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Anthony Davis

Spike Lee narrates Anthony Davis’ rise to stardom in new ‘NBA 2K16’ promo (VIDEO)

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Anthony Davis is the fastest-rising star in the NBA. He just inked a five-year $143 million extension with the Pelicans and comes into his fourth season widely expected to be the next transcendent, generational superstar at the LeBron James/Kevin Durant level. He’s also one of three cover athletes for NBA 2K16, which will be out in October. The other two, James Harden and reigning MVP Stephen Curry, have already gotten videos in which Spike Lee narrates their rises to fame. Now, Davis has his:

“When people talk about the greatest ever, I want to be in that conversation,” Davis says at the beginning of the video. Considering what he’s done already and the fact that he’s only 22, it’s not a stretch to imagine that he will be discussed in those terms by the time his career is over.

Draymond Green blocking LeBron James, now as an emoji collage (PHOTO)

LeBron James, Draymond Green
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Remember Draymond Green blocking LeBron James in overtime of Game 2 of the Finals?

Well, now that iconic image exists as an emoji collage, courtesy of Warriors social-media manager Julie Phayer:

Emojis are the most 2010s art form imaginable, but it sort of looks like an old mosaic. Very cool.

J.R. Smith announces he’s re-signing with the Cavaliers

J.R. Smith
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J.R. Smith’s return to the Cavaliers was always a matter of when, not if. He opted out of the final year and $6.5 million of his contract, hoping to secure a long-term deal after a solid season in Cleveland. But he found no market this summer after a terrible performance in the Finals, and re-signing with the Cavs seemed inevitable. Smith broke the news on Thursday evening with a post on his Instagram account.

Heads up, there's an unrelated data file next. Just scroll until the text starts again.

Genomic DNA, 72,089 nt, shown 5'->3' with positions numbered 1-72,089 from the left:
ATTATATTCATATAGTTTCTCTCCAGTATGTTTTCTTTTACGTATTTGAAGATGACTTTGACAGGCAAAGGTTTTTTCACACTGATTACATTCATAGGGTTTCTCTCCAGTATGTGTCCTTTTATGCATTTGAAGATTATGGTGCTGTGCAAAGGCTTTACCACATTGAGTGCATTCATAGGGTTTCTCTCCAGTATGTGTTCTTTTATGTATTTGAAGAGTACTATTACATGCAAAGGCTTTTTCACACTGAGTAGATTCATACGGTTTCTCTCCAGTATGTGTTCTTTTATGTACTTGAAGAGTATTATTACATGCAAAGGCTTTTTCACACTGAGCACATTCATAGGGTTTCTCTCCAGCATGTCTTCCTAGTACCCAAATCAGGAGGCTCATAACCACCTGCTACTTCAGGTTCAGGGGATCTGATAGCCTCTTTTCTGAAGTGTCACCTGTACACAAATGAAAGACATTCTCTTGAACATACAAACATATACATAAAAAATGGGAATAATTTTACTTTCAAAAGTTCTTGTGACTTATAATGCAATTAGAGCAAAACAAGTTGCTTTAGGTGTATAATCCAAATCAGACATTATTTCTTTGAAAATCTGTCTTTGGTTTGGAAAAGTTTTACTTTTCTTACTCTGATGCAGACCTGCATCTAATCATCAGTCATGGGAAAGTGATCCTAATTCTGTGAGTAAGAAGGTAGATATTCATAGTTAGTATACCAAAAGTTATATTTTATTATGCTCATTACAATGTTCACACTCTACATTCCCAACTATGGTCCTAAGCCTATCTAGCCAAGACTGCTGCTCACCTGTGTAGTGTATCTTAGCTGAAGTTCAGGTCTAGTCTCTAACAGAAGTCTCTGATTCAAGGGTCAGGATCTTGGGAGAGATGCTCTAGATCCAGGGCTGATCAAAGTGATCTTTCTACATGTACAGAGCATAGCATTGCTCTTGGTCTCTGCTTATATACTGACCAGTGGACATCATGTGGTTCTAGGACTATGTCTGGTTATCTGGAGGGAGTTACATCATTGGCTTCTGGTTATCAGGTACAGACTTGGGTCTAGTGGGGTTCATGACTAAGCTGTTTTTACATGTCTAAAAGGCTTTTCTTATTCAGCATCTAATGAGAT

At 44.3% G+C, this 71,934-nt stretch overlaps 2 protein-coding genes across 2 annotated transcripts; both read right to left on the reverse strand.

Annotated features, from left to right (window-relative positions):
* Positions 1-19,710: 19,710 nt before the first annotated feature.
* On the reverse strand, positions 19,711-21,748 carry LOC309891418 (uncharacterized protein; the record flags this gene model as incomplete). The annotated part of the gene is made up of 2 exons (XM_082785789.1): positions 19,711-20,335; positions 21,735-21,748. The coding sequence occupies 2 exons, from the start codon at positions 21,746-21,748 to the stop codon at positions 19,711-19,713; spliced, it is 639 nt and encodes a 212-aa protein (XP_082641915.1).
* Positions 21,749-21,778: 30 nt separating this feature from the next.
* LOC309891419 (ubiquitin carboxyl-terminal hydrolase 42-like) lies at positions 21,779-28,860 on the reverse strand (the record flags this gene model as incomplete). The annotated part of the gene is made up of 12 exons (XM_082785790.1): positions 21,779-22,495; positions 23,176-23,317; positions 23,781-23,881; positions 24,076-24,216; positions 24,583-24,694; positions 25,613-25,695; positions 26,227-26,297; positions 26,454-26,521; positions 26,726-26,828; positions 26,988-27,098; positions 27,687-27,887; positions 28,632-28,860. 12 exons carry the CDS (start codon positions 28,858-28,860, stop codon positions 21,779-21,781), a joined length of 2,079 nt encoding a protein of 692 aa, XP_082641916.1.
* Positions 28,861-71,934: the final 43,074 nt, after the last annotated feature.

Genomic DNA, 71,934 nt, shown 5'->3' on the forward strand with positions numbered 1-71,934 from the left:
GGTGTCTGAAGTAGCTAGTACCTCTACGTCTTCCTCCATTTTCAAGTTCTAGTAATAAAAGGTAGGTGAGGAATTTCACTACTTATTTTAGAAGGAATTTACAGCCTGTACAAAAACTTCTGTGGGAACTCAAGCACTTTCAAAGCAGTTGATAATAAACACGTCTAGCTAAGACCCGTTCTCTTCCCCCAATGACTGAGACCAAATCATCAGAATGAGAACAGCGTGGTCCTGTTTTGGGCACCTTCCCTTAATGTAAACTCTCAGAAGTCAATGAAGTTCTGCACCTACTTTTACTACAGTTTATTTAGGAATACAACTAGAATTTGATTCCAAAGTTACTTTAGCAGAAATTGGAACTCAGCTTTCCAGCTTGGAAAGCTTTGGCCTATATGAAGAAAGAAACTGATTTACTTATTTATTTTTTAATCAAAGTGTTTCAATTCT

Here’s what Smith said below the picture:

Happy to say that I am returning to the Cavs! It’s been a long ride this summer but I can say for sure, well worth the wait. When I opted out of my contract, I wanted to understand the landscape of the NBA and where I fit best. The Cavaliers had things they needed to do in order to piece together a championship caliber roster. I ended up deciding that instead of potentially securing a larger deal elsewhere, I wanted to rejoin an incredible organization in pursuit of the ultimate goal, an NBA championship. Thank you to the Cavaliers for making this happen. Can’t wait to get started!

It was always unlikely that another team would throw big money at Smith — what his inconsistent three years in New York and solid half-season with the Cavs proved beyond all doubt is that he’s not a first option on offense. He thrives spotting up for open threes, which is all he’s asked to do in a Cavs offense that includes LeBron James, Kyrie Irving and Kevin Love.

Next up for the Cavs: re-signing Tristan Thompson. He has threatened to take the one-year qualifying offer and leave next summer, but the Cavs have no choice but to cave and offer him a max deal.

LeBron James dunked pretty much every shot he took in Philippines exhibition

LeBron James